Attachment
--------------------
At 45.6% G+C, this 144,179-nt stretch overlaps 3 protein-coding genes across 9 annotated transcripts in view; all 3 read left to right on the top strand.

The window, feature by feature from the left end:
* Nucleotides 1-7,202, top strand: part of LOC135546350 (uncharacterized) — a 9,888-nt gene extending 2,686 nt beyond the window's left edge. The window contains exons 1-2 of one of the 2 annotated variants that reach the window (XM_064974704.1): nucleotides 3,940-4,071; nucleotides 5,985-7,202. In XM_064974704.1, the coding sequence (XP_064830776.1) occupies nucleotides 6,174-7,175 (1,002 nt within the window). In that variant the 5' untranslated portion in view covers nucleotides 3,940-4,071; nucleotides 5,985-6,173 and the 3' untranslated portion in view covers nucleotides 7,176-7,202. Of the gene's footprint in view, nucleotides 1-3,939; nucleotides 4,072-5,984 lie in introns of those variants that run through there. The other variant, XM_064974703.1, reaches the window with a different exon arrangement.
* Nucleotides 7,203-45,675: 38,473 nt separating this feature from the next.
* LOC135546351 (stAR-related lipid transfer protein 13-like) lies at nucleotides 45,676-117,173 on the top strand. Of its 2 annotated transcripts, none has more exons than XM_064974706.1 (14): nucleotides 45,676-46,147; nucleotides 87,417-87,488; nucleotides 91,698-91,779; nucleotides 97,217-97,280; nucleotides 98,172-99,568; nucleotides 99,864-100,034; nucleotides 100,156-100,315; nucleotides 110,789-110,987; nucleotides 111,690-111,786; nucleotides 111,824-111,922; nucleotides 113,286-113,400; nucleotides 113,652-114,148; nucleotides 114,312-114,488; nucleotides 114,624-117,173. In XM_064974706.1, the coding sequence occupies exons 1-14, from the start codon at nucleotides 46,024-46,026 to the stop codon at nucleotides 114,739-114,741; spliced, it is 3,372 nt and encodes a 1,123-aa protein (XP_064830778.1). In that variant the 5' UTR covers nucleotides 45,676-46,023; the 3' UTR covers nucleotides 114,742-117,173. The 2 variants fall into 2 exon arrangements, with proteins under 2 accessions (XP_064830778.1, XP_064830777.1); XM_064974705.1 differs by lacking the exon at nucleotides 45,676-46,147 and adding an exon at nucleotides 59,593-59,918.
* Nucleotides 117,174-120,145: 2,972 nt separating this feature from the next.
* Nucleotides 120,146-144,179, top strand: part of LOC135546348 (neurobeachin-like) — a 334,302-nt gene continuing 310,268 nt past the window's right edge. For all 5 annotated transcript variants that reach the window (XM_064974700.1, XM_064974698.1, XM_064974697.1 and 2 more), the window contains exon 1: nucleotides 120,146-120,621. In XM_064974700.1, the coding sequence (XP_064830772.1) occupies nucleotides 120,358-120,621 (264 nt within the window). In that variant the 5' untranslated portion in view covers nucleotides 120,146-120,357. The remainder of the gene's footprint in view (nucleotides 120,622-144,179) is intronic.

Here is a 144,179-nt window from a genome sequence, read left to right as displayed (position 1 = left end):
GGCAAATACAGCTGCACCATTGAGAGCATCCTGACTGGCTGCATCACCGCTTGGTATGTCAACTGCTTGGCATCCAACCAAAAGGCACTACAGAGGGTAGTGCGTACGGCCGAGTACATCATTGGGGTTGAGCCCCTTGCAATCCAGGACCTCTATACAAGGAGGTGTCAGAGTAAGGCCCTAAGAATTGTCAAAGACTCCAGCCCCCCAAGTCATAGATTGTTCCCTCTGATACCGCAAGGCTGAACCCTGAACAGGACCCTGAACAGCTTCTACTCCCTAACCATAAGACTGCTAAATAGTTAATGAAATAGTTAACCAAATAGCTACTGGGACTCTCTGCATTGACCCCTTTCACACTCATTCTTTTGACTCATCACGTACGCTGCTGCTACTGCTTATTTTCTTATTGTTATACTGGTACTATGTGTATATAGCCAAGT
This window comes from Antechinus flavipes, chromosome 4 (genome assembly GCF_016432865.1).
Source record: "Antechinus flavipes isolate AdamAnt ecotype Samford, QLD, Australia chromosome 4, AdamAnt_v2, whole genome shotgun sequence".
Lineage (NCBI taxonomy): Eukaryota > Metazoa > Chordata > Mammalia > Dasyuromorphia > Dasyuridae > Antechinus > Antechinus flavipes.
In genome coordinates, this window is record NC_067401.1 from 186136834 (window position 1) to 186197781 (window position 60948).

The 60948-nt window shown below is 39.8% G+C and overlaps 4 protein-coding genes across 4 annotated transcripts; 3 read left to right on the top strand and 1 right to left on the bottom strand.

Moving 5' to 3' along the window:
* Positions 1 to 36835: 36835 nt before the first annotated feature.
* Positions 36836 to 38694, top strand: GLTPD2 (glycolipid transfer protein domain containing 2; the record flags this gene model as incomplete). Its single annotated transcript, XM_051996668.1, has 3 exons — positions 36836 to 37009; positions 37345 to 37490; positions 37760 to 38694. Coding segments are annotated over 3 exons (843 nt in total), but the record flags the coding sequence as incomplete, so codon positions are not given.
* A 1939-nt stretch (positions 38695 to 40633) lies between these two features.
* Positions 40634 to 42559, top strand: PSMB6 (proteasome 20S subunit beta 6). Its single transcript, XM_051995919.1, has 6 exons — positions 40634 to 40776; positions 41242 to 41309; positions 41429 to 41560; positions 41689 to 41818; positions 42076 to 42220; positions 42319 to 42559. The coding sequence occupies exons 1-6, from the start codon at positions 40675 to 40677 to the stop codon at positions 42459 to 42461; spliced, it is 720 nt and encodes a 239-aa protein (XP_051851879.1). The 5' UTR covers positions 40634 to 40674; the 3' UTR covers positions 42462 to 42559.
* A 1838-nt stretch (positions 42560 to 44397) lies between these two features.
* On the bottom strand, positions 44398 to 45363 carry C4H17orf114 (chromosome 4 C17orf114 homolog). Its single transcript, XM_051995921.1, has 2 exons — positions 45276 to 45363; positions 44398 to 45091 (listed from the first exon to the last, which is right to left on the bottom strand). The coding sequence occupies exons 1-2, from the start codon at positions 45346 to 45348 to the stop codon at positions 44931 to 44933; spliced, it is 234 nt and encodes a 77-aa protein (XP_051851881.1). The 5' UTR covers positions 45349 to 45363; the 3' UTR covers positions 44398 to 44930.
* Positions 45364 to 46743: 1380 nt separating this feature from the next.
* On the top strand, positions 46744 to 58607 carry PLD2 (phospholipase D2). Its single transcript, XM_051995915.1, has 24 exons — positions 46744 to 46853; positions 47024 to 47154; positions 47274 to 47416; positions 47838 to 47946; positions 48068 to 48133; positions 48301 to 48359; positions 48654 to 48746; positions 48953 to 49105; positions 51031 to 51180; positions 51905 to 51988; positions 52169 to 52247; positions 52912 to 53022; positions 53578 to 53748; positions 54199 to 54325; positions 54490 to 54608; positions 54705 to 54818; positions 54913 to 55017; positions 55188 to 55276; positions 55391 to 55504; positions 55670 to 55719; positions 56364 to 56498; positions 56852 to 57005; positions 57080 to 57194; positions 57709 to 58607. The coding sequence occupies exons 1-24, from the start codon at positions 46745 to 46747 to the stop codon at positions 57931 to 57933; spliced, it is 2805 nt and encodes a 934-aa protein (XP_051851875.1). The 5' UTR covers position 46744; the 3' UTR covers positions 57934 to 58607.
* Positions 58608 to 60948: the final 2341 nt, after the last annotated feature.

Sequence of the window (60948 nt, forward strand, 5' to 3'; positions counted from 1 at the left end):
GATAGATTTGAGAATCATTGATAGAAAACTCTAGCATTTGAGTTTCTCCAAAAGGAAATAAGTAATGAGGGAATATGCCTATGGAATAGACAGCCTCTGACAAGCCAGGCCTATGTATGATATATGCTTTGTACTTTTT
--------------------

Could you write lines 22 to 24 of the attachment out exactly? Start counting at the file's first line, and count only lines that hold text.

* Positions 45364 to 46743: 1380 nt separating this feature from the next.
* On the top strand, positions 46744 to 58607 carry PLD2 (phospholipase D2). Its single transcript, XM_051995915.1, has 24 exons — positions 46744 to 46853; positions 47024 to 47154; positions 47274 to 47416; positions 47838 to 47946; positions 48068 to 48133; positions 48301 to 48359; positions 48654 to 48746; positions 48953 to 49105; positions 51031 to 51180; positions 51905 to 51988; positions 52169 to 52247; positions 52912 to 53022; positions 53578 to 53748; positions 54199 to 54325; positions 54490 to 54608; positions 54705 to 54818; positions 54913 to 55017; positions 55188 to 55276; positions 55391 to 55504; positions 55670 to 55719; positions 56364 to 56498; positions 56852 to 57005; positions 57080 to 57194; positions 57709 to 58607. The coding sequence occupies exons 1-24, from the start codon at positions 46745 to 46747 to the stop codon at positions 57931 to 57933; spliced, it is 2805 nt and encodes a 934-aa protein (XP_051851875.1). The 5' UTR covers position 46744; the 3' UTR covers positions 57934 to 58607.
* Positions 58608 to 60948: the final 2341 nt, after the last annotated feature.